I recently participated in the first ever Ignite Culture, which was held in Toronto at the ING Direct Cafe.
A big thank you to Jenn Nelson (@unmuseum) for organizing the event!
This wasn’t my first experience with Ignite, but it was the first time I presented in the format; I have to say that I really liked it.
What is Ignite? A series of 5-minute presentations; each presenter gets 20 slides, auto-advancing at 15 second intervals.
This type of presentation is quick and to the point, allowing you to get a lot of varied content into a short period of time. It also makes for a very lively, enlightening and energetic atmosphere.
Putting the presentation together
Because of previous commitments I only had a couple of days to prepare my slides for the presentation. I had naively thought that this would be easy. It’s was not!
I realized not long after I started that I could not develop a 5-minute presentation the way I normally do – I have winged every presentation I have ever given, at least to some extent. I usually have an outline and points that I want to make, but I never write out a script, nor do I practice. My approach is that if I know the material well enough, and I know what I want to say, than I will be able to present it well.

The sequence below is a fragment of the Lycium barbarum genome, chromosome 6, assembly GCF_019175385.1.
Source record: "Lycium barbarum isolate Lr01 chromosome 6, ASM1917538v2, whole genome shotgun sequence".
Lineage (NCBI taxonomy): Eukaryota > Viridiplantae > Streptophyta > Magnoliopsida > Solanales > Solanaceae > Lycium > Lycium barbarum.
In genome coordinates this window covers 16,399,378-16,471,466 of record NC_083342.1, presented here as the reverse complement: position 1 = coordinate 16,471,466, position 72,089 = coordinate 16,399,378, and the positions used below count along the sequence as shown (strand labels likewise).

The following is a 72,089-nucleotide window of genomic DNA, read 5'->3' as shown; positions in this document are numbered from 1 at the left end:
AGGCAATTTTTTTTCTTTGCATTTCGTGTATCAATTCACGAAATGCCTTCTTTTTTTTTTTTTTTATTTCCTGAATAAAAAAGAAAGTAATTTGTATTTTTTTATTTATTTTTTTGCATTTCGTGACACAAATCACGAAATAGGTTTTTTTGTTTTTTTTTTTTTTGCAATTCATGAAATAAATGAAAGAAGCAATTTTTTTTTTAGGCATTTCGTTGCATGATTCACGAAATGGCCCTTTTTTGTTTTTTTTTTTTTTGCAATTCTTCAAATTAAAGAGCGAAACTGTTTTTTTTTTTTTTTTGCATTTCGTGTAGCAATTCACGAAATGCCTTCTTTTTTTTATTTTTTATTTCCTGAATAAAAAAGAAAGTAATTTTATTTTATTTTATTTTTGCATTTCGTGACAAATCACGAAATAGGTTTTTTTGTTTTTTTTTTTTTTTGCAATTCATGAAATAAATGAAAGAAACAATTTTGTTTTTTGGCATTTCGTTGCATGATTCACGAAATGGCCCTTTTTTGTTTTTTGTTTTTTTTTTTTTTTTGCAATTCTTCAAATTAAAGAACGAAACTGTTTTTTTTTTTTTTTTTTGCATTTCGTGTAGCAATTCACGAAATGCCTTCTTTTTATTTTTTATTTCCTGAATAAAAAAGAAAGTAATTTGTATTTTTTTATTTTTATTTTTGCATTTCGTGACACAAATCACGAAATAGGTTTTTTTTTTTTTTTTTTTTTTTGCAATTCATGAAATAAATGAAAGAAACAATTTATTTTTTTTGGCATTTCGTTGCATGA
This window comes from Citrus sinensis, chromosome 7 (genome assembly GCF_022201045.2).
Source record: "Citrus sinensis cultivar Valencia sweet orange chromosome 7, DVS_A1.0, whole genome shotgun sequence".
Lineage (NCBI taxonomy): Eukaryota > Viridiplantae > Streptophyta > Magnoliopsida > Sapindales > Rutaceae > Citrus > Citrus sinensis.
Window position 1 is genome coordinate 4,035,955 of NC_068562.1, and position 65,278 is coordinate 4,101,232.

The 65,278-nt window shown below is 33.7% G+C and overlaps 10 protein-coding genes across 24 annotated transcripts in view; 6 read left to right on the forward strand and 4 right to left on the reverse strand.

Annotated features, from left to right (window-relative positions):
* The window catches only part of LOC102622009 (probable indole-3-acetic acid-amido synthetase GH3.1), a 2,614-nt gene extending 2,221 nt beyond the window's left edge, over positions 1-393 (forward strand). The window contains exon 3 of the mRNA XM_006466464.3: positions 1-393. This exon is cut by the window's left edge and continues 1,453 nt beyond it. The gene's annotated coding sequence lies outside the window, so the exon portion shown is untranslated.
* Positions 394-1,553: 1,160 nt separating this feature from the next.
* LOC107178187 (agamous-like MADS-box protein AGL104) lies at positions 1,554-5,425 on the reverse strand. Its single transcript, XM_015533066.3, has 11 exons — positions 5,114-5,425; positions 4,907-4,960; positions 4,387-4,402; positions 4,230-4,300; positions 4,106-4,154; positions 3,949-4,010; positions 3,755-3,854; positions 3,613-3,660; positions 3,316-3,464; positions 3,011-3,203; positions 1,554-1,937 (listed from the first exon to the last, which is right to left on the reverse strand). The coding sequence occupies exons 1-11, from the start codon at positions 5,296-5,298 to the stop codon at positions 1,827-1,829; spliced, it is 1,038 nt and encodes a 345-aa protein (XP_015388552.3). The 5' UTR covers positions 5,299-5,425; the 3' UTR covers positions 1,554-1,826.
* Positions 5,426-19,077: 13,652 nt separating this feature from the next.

However, in a 5-minute Ignite presentation you do not have the time to ‘talk about’ anything – with the time limit you only have time to ‘say it.’
I also determined very early on that because the slides are auto-advancing, I was going to have to write the script first and then choose the images/content of the slides to match the script – not the other way around. This meant that each slide had to fit 15 full seconds of content (or 30 seconds if you double-up a slide – which is perfectly fair). I had never realized the number of times I would input a slide that I would skip past in just a few seconds – which can’t be very impactful.
I found that during the presentation itself I began reading the paper with my script – using it a bit like a crutch, and then gradually as I became more comfortable with the pace I was able to abandon the paper and ease back into the more natural style that I normally have.
Overall, I think the experience of designing and presenting in the 5-minute Ignite format has improved my presentation skills. It has made me more aware of the micro components involved and it has helped me to hone my ability to be concise and to the point. I am looking forward to having another chance to present an Ignite presentation soon! Next time with no script at all – I’m far more comfortable that way!
To see how my session went, you can watch the video on Ignite Culture’s YouTube Channel; How Ancient Egypt and Mesopotamia helped shape 1920s and 30s Culture and click through to the other videos after and enjoy some more great presentations!